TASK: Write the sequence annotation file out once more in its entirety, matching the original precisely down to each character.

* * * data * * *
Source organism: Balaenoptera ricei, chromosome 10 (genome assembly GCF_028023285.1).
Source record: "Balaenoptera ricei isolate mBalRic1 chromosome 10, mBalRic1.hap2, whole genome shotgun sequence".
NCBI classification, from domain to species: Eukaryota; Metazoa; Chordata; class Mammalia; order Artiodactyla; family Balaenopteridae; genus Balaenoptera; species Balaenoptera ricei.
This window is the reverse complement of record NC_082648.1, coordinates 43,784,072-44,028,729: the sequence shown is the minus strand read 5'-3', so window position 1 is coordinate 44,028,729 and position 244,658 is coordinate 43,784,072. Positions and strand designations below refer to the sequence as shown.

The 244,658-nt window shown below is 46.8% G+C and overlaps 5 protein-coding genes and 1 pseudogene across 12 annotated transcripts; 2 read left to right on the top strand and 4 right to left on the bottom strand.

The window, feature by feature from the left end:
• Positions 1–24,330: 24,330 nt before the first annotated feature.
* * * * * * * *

Source organism: Balaenoptera ricei, chromosome 10 (genome assembly GCF_028023285.1).
Source record: "Balaenoptera ricei isolate mBalRic1 chromosome 10, mBalRic1.hap2, whole genome shotgun sequence".
NCBI classification, from domain to species: Eukaryota; Metazoa; Chordata; class Mammalia; order Artiodactyla; family Balaenopteridae; genus Balaenoptera; species Balaenoptera ricei.
This window is the reverse complement of record NC_082648.1, coordinates 43,784,072-44,028,729: the sequence shown is the minus strand read 5'-3', so window position 1 is coordinate 44,028,729 and position 244,658 is coordinate 43,784,072. Positions and strand designations below refer to the sequence as shown.

The 244,658-nt window shown below is 46.8% G+C and overlaps 5 protein-coding genes and 1 pseudogene across 12 annotated transcripts; 2 read left to right on the top strand and 4 right to left on the bottom strand.

The window, feature by feature from the left end:
• Positions 1–24,330: 24,330 nt before the first annotated feature.